New beginnings, a new home and now a new team for Canterbury, with the domestic Twenty20 side formerly known as the “Wizards” to be re-branded as the “Kings” – complete with a royal makeover of purple and gold uniforms.
Story via canterburycricket.co.nz
At the same time, the names of the Major Association’s first-class and one-day teams will be re-emphasised and re-badged as “Canterbury” – to recognise the traditional roots and importance of those sides.
Canterbury Cricket Association chief executive Lee Germon says the repackaging exercise was designed to recognise the vast difference between the more commercially-oriented Twenty20 competition, and the established traditions of the first-class and one-day teams.
“We believe it’s the perfect time to rebrand and re-position our T20 side to make the best possible use of current commercial opportunities,” said Germon.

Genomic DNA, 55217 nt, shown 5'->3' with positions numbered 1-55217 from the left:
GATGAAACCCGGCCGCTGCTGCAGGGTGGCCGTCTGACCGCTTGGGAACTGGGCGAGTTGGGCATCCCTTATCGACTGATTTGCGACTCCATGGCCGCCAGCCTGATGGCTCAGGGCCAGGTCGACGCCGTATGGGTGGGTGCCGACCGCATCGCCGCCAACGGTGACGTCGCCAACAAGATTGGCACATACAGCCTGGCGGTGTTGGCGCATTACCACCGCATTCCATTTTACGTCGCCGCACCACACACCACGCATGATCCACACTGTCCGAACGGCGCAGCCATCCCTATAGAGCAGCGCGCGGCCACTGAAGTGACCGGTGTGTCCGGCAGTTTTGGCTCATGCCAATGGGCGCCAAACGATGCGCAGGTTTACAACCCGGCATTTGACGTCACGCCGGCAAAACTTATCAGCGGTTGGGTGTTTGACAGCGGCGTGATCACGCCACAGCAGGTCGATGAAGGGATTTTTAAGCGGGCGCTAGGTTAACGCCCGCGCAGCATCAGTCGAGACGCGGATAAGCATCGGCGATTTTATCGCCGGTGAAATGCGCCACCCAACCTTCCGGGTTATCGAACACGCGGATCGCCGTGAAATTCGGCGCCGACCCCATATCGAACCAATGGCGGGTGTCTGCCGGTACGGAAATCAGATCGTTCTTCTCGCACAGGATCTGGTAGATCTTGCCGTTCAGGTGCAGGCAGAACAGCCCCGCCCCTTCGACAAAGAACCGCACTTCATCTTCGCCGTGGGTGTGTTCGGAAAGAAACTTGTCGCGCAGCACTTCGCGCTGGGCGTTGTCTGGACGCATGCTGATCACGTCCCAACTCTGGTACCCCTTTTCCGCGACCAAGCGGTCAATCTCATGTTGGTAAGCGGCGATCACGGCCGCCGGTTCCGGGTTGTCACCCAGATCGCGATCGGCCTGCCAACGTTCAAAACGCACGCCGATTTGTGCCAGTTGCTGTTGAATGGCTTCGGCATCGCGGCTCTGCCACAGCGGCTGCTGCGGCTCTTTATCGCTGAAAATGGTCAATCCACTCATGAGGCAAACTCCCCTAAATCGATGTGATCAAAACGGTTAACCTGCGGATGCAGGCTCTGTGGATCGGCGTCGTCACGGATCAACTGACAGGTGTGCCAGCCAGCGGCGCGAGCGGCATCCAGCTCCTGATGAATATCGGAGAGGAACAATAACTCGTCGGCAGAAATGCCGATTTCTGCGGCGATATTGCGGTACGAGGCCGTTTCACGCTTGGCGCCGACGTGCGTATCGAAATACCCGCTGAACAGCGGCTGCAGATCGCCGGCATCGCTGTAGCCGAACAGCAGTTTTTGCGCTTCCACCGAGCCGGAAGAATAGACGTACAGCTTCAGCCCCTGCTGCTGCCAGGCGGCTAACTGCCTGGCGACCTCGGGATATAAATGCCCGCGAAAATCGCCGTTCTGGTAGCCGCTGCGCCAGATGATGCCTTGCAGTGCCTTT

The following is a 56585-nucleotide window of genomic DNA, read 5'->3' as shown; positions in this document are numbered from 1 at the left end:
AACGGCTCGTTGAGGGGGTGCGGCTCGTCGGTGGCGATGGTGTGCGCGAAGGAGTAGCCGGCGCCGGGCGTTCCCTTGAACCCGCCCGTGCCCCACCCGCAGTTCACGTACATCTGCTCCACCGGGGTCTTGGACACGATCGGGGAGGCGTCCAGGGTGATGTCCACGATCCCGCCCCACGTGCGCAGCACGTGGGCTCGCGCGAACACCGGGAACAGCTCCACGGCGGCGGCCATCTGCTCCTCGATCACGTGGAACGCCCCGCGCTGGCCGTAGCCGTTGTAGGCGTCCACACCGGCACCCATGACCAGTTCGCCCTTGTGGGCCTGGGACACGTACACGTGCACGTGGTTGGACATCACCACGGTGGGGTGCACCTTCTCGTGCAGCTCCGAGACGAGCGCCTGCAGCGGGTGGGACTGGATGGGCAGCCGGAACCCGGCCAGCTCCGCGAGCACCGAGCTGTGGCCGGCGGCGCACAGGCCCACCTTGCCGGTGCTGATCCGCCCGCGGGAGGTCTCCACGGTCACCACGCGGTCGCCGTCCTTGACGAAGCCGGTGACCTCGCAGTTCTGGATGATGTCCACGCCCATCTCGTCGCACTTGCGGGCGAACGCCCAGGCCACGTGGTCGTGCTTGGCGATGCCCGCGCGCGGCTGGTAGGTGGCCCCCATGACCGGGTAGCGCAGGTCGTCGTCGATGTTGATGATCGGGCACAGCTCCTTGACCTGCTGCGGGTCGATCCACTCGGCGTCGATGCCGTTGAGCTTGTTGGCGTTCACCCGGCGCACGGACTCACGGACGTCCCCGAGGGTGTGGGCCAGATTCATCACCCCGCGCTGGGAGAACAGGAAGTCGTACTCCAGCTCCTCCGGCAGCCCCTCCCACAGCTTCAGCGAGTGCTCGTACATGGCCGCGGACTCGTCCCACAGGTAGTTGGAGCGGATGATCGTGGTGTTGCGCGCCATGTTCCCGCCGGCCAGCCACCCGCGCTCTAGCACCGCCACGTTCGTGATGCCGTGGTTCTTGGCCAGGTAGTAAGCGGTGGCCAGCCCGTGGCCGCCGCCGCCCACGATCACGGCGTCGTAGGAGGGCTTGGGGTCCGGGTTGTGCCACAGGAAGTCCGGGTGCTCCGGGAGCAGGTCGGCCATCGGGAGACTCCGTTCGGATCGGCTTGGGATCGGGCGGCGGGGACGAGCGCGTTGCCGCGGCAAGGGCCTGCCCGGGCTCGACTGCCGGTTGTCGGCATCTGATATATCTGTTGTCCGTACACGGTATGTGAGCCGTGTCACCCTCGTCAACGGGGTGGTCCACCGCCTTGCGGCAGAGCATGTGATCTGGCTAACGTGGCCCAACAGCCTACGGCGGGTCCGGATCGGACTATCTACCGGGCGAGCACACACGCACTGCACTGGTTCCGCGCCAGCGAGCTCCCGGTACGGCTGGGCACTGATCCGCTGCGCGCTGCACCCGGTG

“We are making a clear distinction between our T20 side, and our Plunket Shield and Ford Trophy teams, both of which will drop the “Wizards” moniker, revert to the traditional name of “Canterbury”, and receive a newly-designed coat of arms.”
Germon said the makeover of Canterbury’s Twenty20 side mimics developments in Australia’s Big Bash competition, where all participating teams have names and colours different to that of their state outfits.
The name Kings was chosen for two reasons: 1) it represented the strength and resilience of the Canterbury region and people, and 2) it embodied the attributes the team wants to be known for: power, dominance and courage.
As for the colours, purple and gold were connected to royalty and nobility; were popular with the younger generation and were distinct from the “red and black” marketed throughout the region.
“One of the problems we have in Canterbury is that the market is saturated with red and black brands, some of them with far greater resources than we have”, said Germon. “It’s a difficult environment in which to gain traction.
“Switching to completely different colours offers us opportunities to stand out and be recognised, and with that, the chance to grow our product.”